Canadiens 3, Maple Leafs 2
Wednesday, December 21, 1977
Maple Leaf Gardens, Toronto, ON
The battle over whether Montréal’s Larry Robinson or Toronto’s Borje Salming is the better defenceman took a sharp turn toward Robinson last night.
The large Montréal rear-guard scored two third-period goals to give the Canadiens a 3-2 win over Toronto before a hostile sellout crowd at Maple Leaf Gardens.
The loss ended Toronto’s undefeated string at seven games.
Robinson’s goal quashed a Toronto comeback bid spurred by rookie Bruce Boudreau. The pesky little forechecker scored an unassisted goal to launch the Leafs’ surge from a 2-0 disadvantage. The other Toronto goal was by Darryl Sittler.
However, Toronto coach Roger Neilson felt it was far more significant that Borje Salming was missing from the Toronto lineup for the last four minutes and 40 seconds.
Salming was kicked out of the game by referee Bob Myers after faking an exaggerated plunge over the stick of Montréal’s Pierre Mondou. Salming had been called for tripping Bob Gainey on a similar play in the second period.
When his performance failed to catch the eye of Myers, Salming demanded his ear, perhaps by force. All he got was the thumb.
Salming, who never has been criticized in Toronto for anything more than a runny nose, became the focus of Roger Neilson’s explanation for the loss in the Toronto dressing room.
“We looked at the video and it certainly looked like a trip. However, Borje’s going to have to learn to control his feelings or else he’s going to cost us games. He may well have cost us this one tonight,” Neilson commented.
“The last four minutes of a game against Montréal is when we need him on the ice, not in the dressing room.”
Neilson said he felt the Leafs had controlled play well in the last two periods when they outshot the Canadiens 29-12. However, excellent play by Montréal goaltender Ken Dryden held the Leafs off the scoreboard until 11:26 of the final period.
Dryden criticized his own teammates after the game. He felt that his defence had been negligent once Guy Lafleur and Robinson had put the Habs into a 2-0 lead.
“We played the third period carelessly,” said the Montréal goalie. “We weren’t playing according to the time left in the game and the score of the match.
“We have the capacity to play as soundly as the Leafs do. When we had a two-goal lead, the idea is not to take anything remotely resembling a gamble.”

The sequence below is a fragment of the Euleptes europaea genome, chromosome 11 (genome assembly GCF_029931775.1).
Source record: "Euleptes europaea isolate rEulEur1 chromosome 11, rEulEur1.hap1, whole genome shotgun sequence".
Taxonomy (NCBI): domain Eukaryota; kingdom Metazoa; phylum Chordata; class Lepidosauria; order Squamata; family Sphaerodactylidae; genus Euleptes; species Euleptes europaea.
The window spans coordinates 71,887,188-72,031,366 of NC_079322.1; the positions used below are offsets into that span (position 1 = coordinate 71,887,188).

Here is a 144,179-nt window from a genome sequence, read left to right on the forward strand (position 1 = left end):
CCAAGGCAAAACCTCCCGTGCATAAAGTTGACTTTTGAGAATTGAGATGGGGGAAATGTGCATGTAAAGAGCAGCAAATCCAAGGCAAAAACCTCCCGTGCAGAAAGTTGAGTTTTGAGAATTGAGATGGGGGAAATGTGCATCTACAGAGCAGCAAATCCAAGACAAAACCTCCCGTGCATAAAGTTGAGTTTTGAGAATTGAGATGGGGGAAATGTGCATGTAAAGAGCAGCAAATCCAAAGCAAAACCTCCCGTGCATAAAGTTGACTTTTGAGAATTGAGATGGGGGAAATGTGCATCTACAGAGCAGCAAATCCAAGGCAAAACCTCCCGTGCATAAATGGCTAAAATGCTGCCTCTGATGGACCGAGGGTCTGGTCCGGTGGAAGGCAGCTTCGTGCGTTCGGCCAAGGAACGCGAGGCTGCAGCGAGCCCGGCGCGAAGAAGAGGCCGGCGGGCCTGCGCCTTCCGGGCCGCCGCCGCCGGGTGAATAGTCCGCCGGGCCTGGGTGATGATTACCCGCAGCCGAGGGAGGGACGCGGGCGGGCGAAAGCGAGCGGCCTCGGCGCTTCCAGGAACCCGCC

A gamble is exactly what Robinson took when Sittler scored the tying goal at 13:25. Lanny McDonald, already limping from blocking many shots in front of Toronto goalie Mike Palmateer, carried the puck into the Montréal end.
Robinson moved to check McDonald and left him sprawled on the ice. But, he left himself out of the play and Sittler cruised in to tie the game.
He atoned for the mistake with a goal in the final minute, banking a slapshot off the stick of Toronto defenceman Randy Carlyle.
The goal also helped fulfill a promise that belongs in a classic Christmas story. Robinson and Lafleur had spent the afternoon at the Hospital for Sick Children, visiting Jimmy Robinson. The 8-year-old boy is the son of Canadiens’ scout, Doug Robinson, whose hockey career in Halifax was ended by a stick in the eye.
The two players told the youngster they would score a goal for him.
There were fears for a brief time last night that Guy Lapointe’s career might also have been ended by an eye injury. Late in the second period, Lapointe was circling in front of the Montréal net when a slapshot from Brian Glennie glanced off the stick of Yvon Lambert and caught him in the right eye.
Lapointe flopped to the ice with his arms over his face, thrashing in pain. He rose about five minutes later with a big cut over his eyelid and a very pink eye. He still was able to see, but spent the night in Wellesley Hospital.
Palmateer played very strongly in the first period, facing 15 shots. Almost every one was a good scoring opportunity. Pierre Mondou tested him three times and was robbed once by a Palmateer stick check. The Toronto goalie showed dazzling reflexes in grabbing a hot drive from Bob Gainey. Lafleur beat him on a power play.
Dryden, meanwhile, stopped Errol Thompson on a first-period breakway. On one shift in the second, he stopped Thompson twice, and Sittler and McDonald once each.
Coaches Neilson and Scotty Bowman of Montréal played chess on ice throughout the game, altering lines to keep each other’s powers in check. Neilson tried to have Sittler on the ice against Lafleur, while keeping the tough-checking Gainey away from McDonald.
Story originally published in The Globe & Mail, December 22, 1977
TOR PEN – 04:25 – Johansen, interference
MTL PP GOAL – 04:25 – Lafleur (Lemaire)
MTL PEN – 02:02 – Lambert, interference
MTL PEN – 06:29 – Engblom, interference
TOR PEN – 06:41 – Salming, tripping
MTL PEN – 14:08 – Chartraw, interference
MTL GOAL – 09:21 – Robinson (Lambert)
TOR GOAL – 11:26 – Boudreau
TOR GOAL – 13:35 – Sittler (McDonald, Thompson)
TOR PEN – 15:20 – Salming, misconduct
MTL GOAL – 19:12 – Robinson (Savard)
MTL – Dryden (W, 36-38)
TOR – Palmateer (L, 24-27)
SHOTS ON GOAL
MTL – 15+6+6 = 27
TOR – 9+16+13 = 38
MTL – Goaltenders: Ken Dryden, Michel Larocque. Defence: Pierre Bouchard, Rick Chartraw, Brian Engblom, Guy Lapointe, Bill Nyrop, Larry Robinson, Serge Savard. Forwards: Bob Gainey, Réjean Houle, Doug Jarvis, Guy Lafleur, Yvon Lambert, Jacques Lemaire, Pierre Mondou, Doug Risebrough, Steve Shutt, Mario Tremblay.
TOR – Goaltenders: Gord McRae, Mike Palmateer. Defence: Randy Carlyle, Brian Glennie, Trevor Johansen, Borje Salming, Ian Turnbull. Forwards: John Anderson, Bruce Boudreau, Pat Boutette, Jerry Butler, Ron Ellis, George Ferguson, Jimmy Jones, Lanny McDonald, Darryl Sittler (C), Errol Thompson, Jack Valiquette, Tiger Williams.